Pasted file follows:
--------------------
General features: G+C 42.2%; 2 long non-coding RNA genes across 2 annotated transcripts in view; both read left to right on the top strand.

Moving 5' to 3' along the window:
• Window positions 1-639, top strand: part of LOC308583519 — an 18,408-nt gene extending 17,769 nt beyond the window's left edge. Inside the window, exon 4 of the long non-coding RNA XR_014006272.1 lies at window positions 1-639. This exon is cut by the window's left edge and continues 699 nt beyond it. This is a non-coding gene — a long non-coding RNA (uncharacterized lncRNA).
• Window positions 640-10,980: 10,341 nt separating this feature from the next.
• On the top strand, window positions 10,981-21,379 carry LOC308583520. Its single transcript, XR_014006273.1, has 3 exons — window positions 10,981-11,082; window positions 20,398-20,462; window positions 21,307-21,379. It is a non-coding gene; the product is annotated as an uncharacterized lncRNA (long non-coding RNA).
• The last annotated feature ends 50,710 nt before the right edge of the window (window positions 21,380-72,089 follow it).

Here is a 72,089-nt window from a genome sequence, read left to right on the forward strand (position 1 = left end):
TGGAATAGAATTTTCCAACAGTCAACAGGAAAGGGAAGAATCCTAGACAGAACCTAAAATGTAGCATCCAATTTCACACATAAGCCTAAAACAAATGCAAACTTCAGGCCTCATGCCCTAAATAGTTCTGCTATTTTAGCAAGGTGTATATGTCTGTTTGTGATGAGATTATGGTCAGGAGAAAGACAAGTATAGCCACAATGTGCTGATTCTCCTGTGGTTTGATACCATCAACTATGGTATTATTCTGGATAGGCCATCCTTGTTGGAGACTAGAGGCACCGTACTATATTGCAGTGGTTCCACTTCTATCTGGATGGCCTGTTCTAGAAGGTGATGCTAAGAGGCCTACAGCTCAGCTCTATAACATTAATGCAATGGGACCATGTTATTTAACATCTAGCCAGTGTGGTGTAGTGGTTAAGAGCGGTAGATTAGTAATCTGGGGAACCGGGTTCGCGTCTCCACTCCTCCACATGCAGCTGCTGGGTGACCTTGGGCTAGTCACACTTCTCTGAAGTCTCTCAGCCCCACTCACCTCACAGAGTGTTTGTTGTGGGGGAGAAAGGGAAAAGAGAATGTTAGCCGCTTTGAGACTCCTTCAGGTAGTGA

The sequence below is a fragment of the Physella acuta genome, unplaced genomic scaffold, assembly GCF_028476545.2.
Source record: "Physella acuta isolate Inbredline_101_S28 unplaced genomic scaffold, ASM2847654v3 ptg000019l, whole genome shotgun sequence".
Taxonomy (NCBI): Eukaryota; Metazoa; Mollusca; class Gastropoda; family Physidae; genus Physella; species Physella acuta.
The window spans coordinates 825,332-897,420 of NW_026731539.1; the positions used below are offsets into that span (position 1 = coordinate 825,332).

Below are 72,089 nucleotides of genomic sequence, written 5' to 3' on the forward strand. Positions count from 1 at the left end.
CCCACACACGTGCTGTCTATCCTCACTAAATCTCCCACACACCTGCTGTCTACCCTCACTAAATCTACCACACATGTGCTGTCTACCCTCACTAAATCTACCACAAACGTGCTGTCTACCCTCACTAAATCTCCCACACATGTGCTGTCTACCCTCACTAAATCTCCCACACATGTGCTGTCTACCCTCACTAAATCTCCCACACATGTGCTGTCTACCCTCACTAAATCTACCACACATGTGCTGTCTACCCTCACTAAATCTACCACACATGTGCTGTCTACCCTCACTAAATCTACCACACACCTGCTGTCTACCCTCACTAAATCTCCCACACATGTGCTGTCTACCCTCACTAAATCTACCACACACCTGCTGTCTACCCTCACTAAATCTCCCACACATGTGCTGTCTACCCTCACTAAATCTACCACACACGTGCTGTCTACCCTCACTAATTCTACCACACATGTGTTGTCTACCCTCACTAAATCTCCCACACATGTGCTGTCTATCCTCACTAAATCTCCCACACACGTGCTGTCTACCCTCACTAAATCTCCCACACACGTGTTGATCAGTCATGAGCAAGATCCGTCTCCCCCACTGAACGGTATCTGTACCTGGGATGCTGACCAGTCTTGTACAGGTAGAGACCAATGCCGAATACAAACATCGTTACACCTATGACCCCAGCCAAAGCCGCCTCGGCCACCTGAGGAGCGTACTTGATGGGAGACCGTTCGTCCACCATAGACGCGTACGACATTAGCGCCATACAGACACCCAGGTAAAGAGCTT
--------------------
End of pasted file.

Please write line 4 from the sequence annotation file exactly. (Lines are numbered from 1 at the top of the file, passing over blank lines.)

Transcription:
• Window positions 640-10,980: 10,341 nt separating this feature from the next.